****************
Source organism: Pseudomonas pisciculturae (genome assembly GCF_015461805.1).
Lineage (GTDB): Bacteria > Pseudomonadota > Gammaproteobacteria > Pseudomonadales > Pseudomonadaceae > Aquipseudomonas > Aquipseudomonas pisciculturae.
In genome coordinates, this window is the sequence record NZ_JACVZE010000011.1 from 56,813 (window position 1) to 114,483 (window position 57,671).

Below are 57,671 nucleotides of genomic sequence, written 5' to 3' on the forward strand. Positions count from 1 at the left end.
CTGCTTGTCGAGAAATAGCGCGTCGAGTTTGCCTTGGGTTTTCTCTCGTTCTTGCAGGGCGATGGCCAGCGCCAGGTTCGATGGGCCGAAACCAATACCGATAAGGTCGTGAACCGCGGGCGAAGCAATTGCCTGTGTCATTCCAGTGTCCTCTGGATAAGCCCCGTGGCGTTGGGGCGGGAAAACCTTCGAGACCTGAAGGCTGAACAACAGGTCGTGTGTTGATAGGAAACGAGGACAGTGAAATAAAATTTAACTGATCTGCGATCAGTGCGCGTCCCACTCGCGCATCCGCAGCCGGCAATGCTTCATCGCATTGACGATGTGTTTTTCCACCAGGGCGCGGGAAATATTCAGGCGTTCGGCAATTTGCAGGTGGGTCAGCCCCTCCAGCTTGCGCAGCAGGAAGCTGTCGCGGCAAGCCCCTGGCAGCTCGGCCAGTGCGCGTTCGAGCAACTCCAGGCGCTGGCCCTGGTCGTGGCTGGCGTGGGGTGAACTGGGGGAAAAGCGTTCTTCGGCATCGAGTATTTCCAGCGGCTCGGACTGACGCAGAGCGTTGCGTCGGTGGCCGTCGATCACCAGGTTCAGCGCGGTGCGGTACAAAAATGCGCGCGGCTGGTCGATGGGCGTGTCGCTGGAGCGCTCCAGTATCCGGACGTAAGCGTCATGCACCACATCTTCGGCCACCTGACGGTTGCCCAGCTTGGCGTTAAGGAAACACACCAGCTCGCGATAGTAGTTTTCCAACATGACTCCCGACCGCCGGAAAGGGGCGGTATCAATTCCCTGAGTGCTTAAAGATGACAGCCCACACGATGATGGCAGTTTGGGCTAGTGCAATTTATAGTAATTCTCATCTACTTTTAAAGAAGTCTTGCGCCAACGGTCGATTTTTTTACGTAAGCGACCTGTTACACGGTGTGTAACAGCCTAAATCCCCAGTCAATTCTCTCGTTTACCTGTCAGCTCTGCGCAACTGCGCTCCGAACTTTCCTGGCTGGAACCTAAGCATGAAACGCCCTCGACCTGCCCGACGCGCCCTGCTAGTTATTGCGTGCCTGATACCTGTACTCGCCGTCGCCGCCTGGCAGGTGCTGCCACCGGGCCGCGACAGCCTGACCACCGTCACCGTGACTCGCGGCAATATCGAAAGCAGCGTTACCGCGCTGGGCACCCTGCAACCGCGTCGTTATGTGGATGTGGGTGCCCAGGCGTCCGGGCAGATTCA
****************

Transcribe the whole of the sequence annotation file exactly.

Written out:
Source organism: Pseudomonas pisciculturae (genome assembly GCF_015461805.1).
Lineage (GTDB): Bacteria > Pseudomonadota > Gammaproteobacteria > Pseudomonadales > Pseudomonadaceae > Aquipseudomonas > Aquipseudomonas pisciculturae.
In genome coordinates, this window is the sequence record NZ_JACVZE010000011.1 from 56,813 (window position 1) to 114,483 (window position 57,671).

Below are 57,671 nucleotides of genomic sequence, written 5' to 3' on the forward strand. Positions count from 1 at the left end.
CTGCTTGTCGAGAAATAGCGCGTCGAGTTTGCCTTGGGTTTTCTCTCGTTCTTGCAGGGCGATGGCCAGCGCCAGGTTCGATGGGCCGAAACCAATACCGATAAGGTCGTGAACCGCGGGCGAAGCAATTGCCTGTGTCATTCCAGTGTCCTCTGGATAAGCCCCGTGGCGTTGGGGCGGGAAAACCTTCGAGACCTGAAGGCTGAACAACAGGTCGTGTGTTGATAGGAAACGAGGACAGTGAAATAAAATTTAACTGATCTGCGATCAGTGCGCGTCCCACTCGCGCATCCGCAGCCGGCAATGCTTCATCGCATTGACGATGTGTTTTTCCACCAGGGCGCGGGAAATATTCAGGCGTTCGGCAATTTGCAGGTGGGTCAGCCCCTCCAGCTTGCGCAGCAGGAAGCTGTCGCGGCAAGCCCCTGGCAGCTCGGCCAGTGCGCGTTCGAGCAACTCCAGGCGCTGGCCCTGGTCGTGGCTGGCGTGGGGTGAACTGGGGGAAAAGCGTTCTTCGGCATCGAGTATTTCCAGCGGCTCGGACTGACGCAGAGCGTTGCGTCGGTGGCCGTCGATCACCAGGTTCAGCGCGGTGCGGTACAAAAATGCGCGCGGCTGGTCGATGGGCGTGTCGCTGGAGCGCTCCAGTATCCGGACGTAAGCGTCATGCACCACATCTTCGGCCACCTGACGGTTGCCCAGCTTGGCGTTAAGGAAACACACCAGCTCGCGATAGTAGTTTTCCAACATGACTCCCGACCGCCGGAAAGGGGCGGTATCAATTCCCTGAGTGCTTAAAGATGACAGCCCACACGATGATGGCAGTTTGGGCTAGTGCAATTTATAGTAATTCTCATCTACTTTTAAAGAAGTCTTGCGCCAACGGTCGATTTTTTTACGTAAGCGACCTGTTACACGGTGTGTAACAGCCTAAATCCCCAGTCAATTCTCTCGTTTACCTGTCAGCTCTGCGCAACTGCGCTCCGAACTTTCCTGGCTGGAACCTAAGCATGAAACGCCCTCGACCTGCCCGACGCGCCCTGCTAGTTATTGCGTGCCTGATACCTGTACTCGCCGTCGCCGCCTGGCAGGTGCTGCCACCGGGCCGCGACAGCCTGACCACCGTCACCGTGACTCGCGGCAATATCGAAAGCAGCGTTACCGCGCTGGGCACCCTGCAACCGCGTCGTTATGTGGATGTGGGTGCCCAGGCGTCCGGGCAGATTCA